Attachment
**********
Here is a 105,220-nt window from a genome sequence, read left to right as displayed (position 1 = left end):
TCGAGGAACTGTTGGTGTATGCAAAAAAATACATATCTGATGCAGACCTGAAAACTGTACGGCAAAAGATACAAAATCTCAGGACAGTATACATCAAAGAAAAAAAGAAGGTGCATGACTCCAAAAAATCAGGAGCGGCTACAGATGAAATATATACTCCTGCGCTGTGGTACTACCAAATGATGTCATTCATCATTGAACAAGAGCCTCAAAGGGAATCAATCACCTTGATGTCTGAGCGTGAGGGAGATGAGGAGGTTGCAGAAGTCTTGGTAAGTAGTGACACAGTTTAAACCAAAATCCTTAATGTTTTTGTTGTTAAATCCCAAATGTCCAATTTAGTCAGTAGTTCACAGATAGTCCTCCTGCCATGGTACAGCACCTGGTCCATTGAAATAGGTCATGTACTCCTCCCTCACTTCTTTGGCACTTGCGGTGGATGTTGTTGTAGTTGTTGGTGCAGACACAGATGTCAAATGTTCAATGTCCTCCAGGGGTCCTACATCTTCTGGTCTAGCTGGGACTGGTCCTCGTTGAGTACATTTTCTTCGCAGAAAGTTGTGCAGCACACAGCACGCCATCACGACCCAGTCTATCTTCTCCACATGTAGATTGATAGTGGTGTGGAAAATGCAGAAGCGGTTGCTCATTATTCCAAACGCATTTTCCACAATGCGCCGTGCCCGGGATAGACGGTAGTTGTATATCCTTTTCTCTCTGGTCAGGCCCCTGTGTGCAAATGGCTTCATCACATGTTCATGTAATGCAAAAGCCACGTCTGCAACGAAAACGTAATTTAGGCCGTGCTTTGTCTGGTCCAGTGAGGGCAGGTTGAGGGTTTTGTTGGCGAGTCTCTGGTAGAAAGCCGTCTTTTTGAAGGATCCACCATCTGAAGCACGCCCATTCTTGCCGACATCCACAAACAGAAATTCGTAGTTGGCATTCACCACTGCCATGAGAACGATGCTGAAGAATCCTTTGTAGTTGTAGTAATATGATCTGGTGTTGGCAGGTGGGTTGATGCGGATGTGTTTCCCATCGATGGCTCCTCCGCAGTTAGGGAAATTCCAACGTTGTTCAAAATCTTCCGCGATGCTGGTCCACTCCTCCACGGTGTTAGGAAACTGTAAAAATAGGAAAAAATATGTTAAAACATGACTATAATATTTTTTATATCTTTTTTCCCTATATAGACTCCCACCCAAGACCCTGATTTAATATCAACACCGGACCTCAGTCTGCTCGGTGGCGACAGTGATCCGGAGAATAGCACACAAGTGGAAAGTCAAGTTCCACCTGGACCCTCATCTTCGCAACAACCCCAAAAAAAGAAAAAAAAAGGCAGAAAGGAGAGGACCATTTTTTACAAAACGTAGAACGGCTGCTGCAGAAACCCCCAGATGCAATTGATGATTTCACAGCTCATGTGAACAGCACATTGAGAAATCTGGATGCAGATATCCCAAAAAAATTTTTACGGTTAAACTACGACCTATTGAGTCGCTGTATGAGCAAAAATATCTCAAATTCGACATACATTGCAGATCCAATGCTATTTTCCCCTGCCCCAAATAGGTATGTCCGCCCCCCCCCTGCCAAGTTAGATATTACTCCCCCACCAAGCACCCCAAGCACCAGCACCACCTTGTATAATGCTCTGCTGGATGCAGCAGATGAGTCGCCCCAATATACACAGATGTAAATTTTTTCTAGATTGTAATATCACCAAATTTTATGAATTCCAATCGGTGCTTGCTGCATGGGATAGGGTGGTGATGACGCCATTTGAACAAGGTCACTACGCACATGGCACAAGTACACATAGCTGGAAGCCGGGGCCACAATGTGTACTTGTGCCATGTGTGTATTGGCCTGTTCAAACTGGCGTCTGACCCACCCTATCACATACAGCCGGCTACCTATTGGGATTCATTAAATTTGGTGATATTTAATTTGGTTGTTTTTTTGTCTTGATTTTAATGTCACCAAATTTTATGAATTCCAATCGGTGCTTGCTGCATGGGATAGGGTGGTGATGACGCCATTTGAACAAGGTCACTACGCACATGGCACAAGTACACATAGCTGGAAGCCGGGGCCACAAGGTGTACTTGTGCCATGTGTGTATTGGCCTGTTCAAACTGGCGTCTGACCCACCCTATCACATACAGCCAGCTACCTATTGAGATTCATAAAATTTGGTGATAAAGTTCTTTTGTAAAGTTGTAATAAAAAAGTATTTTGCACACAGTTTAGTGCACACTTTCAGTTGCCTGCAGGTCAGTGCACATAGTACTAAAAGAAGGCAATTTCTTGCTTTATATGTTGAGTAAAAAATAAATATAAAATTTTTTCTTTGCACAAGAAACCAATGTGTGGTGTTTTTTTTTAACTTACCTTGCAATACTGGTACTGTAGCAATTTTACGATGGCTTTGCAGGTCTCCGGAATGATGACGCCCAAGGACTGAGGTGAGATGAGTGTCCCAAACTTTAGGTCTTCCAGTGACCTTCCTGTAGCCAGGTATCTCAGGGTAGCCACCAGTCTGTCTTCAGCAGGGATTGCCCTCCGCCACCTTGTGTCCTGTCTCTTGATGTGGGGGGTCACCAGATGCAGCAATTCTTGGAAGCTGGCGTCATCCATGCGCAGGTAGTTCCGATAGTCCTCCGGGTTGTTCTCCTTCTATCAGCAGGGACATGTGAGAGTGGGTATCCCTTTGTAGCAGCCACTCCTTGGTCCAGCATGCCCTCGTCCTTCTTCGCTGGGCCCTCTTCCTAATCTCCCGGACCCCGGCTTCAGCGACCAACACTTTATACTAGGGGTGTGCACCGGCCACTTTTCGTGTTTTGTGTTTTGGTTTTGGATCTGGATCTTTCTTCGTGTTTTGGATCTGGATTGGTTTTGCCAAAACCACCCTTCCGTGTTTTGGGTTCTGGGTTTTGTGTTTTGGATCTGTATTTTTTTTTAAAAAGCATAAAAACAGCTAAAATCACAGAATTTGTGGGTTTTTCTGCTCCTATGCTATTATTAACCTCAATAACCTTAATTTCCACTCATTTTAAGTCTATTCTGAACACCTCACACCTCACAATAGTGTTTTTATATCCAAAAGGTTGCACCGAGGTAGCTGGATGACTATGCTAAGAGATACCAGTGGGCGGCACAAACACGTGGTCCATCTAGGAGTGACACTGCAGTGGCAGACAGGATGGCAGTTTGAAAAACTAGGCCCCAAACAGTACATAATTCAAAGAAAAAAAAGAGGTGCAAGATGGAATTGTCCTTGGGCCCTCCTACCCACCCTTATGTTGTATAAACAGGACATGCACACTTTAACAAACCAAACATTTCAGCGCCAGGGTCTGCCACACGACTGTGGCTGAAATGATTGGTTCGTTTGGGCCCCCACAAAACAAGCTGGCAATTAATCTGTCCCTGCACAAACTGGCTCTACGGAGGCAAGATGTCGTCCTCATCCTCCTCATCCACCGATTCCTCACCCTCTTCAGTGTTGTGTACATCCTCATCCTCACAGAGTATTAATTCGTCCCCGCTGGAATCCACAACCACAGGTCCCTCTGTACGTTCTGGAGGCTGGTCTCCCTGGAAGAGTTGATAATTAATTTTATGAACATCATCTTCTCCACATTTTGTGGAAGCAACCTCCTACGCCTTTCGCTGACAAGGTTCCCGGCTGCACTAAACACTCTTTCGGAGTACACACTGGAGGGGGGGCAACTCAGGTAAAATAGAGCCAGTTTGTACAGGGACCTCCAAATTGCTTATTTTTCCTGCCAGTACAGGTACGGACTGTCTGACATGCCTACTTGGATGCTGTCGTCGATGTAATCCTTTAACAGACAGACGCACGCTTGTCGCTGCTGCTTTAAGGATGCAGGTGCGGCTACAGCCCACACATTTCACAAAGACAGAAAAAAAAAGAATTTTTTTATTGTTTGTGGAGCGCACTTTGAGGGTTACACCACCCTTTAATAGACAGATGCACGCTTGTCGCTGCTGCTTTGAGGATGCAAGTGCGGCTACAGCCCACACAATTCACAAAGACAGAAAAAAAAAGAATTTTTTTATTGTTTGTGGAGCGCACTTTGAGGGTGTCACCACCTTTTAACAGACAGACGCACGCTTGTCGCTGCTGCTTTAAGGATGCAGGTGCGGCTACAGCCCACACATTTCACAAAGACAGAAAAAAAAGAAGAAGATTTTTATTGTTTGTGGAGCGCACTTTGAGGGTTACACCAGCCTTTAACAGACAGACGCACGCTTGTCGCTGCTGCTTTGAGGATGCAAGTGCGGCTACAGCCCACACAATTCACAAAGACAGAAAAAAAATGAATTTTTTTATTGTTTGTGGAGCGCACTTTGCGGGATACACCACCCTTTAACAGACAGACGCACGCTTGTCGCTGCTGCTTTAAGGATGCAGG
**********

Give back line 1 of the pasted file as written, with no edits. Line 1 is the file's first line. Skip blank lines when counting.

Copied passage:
Here is a 105,220-nt window from a genome sequence, read left to right as displayed (position 1 = left end):